Labour must push for fresh curbs on executive pay – reader survey results

8th January, 2017 11:43 am

Panama City

Jeremy Corbyn should push for fresh curbs on executive pay, LabourList readers overwhelmingly said.

This comes after a report showed that top FTSE100 bosses had already earned by Wednesday more than the average person will in a year, which Clive Lewis described as an “outrage”.

Some 85 per cent of respondents think Labour should back efforts to rein in pay, with only 10 per cent opposed. Four per cent were unsure.

“Working people deserve a fair share of the wealth they help create. But while the pay of top executives has been rocketing up, the average weekly wage is still worth less than it was nine years ago,” Frances O’Grady said on ‘Fat Cat Wednesday’ – which is the day that their earnings overtake the average yearly wage.

Readers are not convinced that the idea of regional specific visas – akin to the Canadian model – is the answer to Labour’s immigration problem.

The idea was floated by the social integration all-party parliamentary group, headed by Chuka Umunna, and it has also previously been suggested by Sadiq Khan.

Just under a fifth – 19.63 per cent – of respondents think it is the answer to voter concern over immigration, with roughly twice as many – 43 per cent – thinking that it would not be. However, nearly 40 per cent are unsure, which suggests that many Labour supporters are still on the fence about what approach the party should take and would be open to other proposals.

Readers are clear that the NHS should form a key cornerstone of the party’s campaign in the Copeland by-election, with 57.8 per cent of people backing a campaign focussed on this area. Just 28 per cent think Brexit should form the main thrust of the election push in the West Cumbria seat. Some 62 per cent voted to leave in the Copeland council area.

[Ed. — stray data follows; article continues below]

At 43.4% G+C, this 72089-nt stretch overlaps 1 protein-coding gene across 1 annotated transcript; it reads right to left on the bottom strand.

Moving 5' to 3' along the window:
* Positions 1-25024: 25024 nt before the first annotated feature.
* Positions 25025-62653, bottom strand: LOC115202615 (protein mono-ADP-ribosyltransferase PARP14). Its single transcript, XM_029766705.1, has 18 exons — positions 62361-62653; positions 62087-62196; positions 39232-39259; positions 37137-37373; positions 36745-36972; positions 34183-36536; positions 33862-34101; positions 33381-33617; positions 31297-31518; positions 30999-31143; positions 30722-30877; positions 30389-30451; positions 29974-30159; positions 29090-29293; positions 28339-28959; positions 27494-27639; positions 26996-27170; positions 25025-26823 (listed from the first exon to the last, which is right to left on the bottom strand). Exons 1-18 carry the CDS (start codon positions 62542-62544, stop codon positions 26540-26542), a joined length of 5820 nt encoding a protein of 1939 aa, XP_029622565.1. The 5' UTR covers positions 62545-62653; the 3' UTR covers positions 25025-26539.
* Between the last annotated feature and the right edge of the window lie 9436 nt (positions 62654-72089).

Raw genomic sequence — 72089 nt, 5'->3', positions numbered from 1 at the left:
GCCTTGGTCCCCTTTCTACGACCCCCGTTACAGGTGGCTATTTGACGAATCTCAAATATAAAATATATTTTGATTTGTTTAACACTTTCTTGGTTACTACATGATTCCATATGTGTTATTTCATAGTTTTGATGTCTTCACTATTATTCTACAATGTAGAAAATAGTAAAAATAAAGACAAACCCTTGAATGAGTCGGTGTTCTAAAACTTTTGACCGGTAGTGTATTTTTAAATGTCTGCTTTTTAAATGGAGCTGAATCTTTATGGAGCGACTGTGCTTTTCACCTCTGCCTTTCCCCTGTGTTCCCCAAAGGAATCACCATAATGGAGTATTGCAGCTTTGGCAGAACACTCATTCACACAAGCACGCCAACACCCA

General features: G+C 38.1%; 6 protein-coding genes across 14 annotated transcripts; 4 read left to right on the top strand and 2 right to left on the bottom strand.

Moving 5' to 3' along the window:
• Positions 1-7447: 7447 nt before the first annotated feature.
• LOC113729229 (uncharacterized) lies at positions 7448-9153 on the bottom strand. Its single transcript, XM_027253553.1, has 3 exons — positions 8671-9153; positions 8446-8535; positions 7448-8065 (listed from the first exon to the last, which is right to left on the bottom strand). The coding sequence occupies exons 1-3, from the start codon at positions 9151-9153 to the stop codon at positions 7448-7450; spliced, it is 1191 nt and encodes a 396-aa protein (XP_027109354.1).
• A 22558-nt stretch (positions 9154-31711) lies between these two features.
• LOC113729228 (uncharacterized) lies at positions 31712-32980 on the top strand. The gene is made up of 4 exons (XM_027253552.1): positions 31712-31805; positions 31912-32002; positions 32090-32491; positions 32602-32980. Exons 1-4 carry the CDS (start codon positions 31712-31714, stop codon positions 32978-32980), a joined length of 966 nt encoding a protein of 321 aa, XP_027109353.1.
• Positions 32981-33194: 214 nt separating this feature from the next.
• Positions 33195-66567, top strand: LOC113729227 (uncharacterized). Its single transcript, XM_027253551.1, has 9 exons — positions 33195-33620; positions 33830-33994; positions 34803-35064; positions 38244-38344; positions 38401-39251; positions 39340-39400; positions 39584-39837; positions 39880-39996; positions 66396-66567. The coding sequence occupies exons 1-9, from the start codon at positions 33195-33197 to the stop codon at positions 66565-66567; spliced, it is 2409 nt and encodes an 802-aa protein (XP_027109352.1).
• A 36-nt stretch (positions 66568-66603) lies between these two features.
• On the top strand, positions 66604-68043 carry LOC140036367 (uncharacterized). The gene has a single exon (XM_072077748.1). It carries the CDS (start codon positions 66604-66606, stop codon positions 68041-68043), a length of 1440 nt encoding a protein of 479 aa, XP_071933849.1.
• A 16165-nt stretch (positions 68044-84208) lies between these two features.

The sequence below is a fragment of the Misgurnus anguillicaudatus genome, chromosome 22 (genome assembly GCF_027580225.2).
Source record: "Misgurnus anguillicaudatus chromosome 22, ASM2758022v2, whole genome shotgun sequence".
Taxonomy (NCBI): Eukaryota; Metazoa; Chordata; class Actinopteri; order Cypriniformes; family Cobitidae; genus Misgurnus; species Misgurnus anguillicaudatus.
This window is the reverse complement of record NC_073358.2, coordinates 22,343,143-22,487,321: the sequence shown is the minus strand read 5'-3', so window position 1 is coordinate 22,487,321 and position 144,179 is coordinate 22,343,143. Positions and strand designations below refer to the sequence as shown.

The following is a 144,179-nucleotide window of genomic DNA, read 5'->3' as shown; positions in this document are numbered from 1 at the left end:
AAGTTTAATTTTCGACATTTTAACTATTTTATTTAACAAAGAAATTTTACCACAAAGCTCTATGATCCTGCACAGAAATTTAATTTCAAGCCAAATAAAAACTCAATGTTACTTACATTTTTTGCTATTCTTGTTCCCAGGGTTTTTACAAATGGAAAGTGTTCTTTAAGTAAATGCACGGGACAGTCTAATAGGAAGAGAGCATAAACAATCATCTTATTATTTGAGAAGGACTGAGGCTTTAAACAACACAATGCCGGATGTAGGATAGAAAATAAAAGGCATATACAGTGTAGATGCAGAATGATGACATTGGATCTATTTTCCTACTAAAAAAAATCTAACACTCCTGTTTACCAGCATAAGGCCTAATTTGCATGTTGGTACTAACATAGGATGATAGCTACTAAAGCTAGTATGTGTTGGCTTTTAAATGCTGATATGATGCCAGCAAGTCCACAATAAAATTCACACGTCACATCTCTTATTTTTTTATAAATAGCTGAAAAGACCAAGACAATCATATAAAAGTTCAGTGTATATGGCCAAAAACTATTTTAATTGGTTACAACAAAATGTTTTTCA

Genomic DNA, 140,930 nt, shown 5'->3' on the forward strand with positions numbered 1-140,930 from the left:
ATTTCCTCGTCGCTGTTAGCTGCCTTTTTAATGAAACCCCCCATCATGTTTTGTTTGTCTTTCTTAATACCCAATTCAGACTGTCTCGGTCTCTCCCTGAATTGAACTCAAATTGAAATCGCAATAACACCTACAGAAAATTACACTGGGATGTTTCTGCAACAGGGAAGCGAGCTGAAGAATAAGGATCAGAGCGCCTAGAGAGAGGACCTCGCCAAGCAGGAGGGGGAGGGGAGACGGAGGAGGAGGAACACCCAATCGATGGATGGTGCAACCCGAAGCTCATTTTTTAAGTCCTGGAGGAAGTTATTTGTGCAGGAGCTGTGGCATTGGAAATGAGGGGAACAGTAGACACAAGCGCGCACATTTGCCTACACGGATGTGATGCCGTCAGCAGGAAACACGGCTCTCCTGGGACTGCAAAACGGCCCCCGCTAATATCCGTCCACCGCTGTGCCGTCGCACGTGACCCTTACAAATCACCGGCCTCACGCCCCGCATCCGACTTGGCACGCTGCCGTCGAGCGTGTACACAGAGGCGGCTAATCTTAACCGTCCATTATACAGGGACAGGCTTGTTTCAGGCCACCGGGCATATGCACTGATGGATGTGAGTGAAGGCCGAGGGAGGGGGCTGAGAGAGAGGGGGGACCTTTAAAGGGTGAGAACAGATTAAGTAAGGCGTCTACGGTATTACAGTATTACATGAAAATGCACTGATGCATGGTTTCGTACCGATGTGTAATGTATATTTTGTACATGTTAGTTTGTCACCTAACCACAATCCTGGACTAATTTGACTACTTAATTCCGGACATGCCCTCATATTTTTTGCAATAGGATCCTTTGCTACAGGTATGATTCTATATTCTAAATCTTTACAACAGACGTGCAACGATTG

Jonathan Ashworth, the shadow health secretary, kick-started Labour’s campaign in the crucial seat this week with an event opposing Tory plans for further austerity at the local hospital. The proposals to downgrade would see women travelling 40 miles to give birth in Carlisle.

Ashworth told LabourList: “Plans to cut services at West Cumberland Hospital are not about improving care. They nothing more than an exercise in balancing their books.”

“To downgrade maternity services would see a thousand women a year travel over 40 miles to Carlisle to give birth. These are plans Theresa May herself has said she is prepared to see happen.”

“This campaign will be a choice between allowing the Tories to strip NHS services away from Copeland, or sending them a message that it’s unacceptable.”

“Rural and remote communities deserve nothing less than a universally accessible, world class health care. The Tories are letting Copeland and West Cumbria down.”

1,478 people voted in last week’s survey. Thanks to everyone who took part.

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